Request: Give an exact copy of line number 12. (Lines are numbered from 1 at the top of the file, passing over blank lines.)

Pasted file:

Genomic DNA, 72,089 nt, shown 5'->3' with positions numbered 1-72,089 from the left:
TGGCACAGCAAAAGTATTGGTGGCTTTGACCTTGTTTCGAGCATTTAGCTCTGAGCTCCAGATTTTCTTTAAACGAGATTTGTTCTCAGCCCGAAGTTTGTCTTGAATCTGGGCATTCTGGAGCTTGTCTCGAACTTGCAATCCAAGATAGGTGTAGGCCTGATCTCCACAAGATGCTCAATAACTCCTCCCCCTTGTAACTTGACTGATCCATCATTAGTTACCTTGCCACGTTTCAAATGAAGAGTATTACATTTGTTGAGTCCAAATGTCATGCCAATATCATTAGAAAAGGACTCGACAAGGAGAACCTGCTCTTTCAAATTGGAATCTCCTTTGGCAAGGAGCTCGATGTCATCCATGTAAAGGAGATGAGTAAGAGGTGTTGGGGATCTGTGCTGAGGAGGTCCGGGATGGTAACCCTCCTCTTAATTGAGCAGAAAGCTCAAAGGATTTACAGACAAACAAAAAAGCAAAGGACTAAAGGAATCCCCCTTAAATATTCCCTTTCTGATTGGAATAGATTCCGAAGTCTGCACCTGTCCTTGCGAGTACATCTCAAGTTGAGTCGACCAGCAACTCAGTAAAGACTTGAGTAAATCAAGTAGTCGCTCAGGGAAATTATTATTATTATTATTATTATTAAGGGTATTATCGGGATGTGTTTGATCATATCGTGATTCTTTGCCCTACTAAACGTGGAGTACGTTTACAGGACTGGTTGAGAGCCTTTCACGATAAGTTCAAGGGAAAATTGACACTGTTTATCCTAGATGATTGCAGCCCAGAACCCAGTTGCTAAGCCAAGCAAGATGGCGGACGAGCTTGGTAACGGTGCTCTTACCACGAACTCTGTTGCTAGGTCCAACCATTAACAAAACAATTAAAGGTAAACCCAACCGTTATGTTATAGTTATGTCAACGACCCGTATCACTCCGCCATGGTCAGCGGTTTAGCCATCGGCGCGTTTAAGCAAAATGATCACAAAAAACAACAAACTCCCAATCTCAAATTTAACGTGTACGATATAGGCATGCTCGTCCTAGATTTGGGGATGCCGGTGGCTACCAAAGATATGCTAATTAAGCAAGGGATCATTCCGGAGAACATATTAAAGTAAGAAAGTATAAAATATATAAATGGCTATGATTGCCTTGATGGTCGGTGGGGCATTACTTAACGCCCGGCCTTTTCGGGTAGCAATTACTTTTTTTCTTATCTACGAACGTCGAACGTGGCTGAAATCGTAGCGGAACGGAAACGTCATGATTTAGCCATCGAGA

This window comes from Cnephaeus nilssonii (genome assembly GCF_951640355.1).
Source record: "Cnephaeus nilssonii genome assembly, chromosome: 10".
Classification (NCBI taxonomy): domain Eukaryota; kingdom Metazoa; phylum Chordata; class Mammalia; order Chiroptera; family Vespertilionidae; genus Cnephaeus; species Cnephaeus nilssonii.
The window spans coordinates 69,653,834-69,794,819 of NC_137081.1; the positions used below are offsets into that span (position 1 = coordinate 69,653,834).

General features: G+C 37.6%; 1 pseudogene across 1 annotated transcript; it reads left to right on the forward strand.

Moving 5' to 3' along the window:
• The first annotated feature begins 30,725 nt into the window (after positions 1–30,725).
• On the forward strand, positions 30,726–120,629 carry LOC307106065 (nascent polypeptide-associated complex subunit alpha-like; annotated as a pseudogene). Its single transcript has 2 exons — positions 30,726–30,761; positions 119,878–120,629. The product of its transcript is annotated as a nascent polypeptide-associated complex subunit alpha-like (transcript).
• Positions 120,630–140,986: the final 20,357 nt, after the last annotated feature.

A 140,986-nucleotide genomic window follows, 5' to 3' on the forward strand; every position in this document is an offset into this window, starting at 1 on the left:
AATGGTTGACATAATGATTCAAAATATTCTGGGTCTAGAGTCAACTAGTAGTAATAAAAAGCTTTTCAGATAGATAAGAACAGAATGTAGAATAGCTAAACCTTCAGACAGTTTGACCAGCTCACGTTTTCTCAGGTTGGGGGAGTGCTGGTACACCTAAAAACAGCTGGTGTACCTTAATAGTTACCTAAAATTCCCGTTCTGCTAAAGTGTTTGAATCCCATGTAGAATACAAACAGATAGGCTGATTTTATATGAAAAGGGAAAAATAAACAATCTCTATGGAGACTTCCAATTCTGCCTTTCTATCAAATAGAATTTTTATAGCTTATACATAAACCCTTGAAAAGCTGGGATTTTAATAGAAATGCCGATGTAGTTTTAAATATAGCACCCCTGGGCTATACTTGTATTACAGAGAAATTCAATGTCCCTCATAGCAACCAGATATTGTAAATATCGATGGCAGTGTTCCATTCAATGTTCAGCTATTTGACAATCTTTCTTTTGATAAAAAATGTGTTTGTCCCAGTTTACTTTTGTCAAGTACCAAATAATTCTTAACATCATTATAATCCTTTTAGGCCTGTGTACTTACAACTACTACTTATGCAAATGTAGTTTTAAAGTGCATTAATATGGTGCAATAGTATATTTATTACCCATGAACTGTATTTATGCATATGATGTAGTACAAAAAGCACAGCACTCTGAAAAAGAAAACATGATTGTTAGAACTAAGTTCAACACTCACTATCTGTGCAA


A 140,986-nucleotide genomic window follows, 5' to 3' on the forward strand; every position in this document is an offset into this window, starting at 1 on the left: